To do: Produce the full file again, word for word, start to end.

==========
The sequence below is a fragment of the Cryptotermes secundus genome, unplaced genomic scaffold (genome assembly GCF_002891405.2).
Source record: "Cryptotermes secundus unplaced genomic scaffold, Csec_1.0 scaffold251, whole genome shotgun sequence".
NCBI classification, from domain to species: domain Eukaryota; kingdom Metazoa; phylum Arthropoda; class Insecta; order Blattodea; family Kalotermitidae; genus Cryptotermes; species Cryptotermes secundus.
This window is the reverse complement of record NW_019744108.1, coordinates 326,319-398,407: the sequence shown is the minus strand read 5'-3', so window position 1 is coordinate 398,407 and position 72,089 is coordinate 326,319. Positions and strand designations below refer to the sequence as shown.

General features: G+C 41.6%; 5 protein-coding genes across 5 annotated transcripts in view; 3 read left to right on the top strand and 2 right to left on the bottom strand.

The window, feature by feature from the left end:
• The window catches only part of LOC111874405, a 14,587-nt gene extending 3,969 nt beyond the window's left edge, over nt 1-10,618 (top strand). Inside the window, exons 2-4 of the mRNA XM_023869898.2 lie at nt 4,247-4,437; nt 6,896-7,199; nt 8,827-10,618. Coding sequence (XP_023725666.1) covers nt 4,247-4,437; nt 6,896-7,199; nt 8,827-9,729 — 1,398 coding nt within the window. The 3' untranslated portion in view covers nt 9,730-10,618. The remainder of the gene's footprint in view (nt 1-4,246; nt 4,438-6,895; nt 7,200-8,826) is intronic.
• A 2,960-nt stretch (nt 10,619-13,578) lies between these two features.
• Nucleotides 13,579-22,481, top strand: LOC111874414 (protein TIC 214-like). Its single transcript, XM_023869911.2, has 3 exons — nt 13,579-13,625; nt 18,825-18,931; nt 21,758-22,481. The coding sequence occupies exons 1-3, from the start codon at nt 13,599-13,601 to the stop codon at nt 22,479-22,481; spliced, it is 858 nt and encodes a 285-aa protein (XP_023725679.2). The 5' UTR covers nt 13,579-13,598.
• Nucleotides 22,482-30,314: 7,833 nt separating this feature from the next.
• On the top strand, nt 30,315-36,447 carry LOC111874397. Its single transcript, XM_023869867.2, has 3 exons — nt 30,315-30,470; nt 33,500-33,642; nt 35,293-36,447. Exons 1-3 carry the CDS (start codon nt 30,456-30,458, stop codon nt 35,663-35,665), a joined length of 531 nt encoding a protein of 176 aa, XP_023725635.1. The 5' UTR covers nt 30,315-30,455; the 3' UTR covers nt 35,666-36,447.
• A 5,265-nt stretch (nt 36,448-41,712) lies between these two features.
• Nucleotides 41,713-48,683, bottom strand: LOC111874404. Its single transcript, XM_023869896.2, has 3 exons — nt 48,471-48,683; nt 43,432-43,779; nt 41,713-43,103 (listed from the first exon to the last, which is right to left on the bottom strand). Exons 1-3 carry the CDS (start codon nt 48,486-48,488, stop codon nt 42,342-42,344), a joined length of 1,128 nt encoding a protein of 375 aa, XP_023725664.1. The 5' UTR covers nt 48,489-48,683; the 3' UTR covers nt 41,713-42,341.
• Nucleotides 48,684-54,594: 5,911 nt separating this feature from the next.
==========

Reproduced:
The sequence below is a fragment of the Cryptotermes secundus genome, unplaced genomic scaffold (genome assembly GCF_002891405.2).
Source record: "Cryptotermes secundus unplaced genomic scaffold, Csec_1.0 scaffold251, whole genome shotgun sequence".
NCBI classification, from domain to species: domain Eukaryota; kingdom Metazoa; phylum Arthropoda; class Insecta; order Blattodea; family Kalotermitidae; genus Cryptotermes; species Cryptotermes secundus.
This window is the reverse complement of record NW_019744108.1, coordinates 326,319-398,407: the sequence shown is the minus strand read 5'-3', so window position 1 is coordinate 398,407 and position 72,089 is coordinate 326,319. Positions and strand designations below refer to the sequence as shown.

General features: G+C 41.6%; 5 protein-coding genes across 5 annotated transcripts in view; 3 read left to right on the top strand and 2 right to left on the bottom strand.

The window, feature by feature from the left end:
• The window catches only part of LOC111874405, a 14,587-nt gene extending 3,969 nt beyond the window's left edge, over nt 1-10,618 (top strand). Inside the window, exons 2-4 of the mRNA XM_023869898.2 lie at nt 4,247-4,437; nt 6,896-7,199; nt 8,827-10,618. Coding sequence (XP_023725666.1) covers nt 4,247-4,437; nt 6,896-7,199; nt 8,827-9,729 — 1,398 coding nt within the window. The 3' untranslated portion in view covers nt 9,730-10,618. The remainder of the gene's footprint in view (nt 1-4,246; nt 4,438-6,895; nt 7,200-8,826) is intronic.
• A 2,960-nt stretch (nt 10,619-13,578) lies between these two features.
• Nucleotides 13,579-22,481, top strand: LOC111874414 (protein TIC 214-like). Its single transcript, XM_023869911.2, has 3 exons — nt 13,579-13,625; nt 18,825-18,931; nt 21,758-22,481. The coding sequence occupies exons 1-3, from the start codon at nt 13,599-13,601 to the stop codon at nt 22,479-22,481; spliced, it is 858 nt and encodes a 285-aa protein (XP_023725679.2). The 5' UTR covers nt 13,579-13,598.
• Nucleotides 22,482-30,314: 7,833 nt separating this feature from the next.
• On the top strand, nt 30,315-36,447 carry LOC111874397. Its single transcript, XM_023869867.2, has 3 exons — nt 30,315-30,470; nt 33,500-33,642; nt 35,293-36,447. Exons 1-3 carry the CDS (start codon nt 30,456-30,458, stop codon nt 35,663-35,665), a joined length of 531 nt encoding a protein of 176 aa, XP_023725635.1. The 5' UTR covers nt 30,315-30,455; the 3' UTR covers nt 35,666-36,447.
• A 5,265-nt stretch (nt 36,448-41,712) lies between these two features.
• Nucleotides 41,713-48,683, bottom strand: LOC111874404. Its single transcript, XM_023869896.2, has 3 exons — nt 48,471-48,683; nt 43,432-43,779; nt 41,713-43,103 (listed from the first exon to the last, which is right to left on the bottom strand). Exons 1-3 carry the CDS (start codon nt 48,486-48,488, stop codon nt 42,342-42,344), a joined length of 1,128 nt encoding a protein of 375 aa, XP_023725664.1. The 5' UTR covers nt 48,489-48,683; the 3' UTR covers nt 41,713-42,341.
• Nucleotides 48,684-54,594: 5,911 nt separating this feature from the next.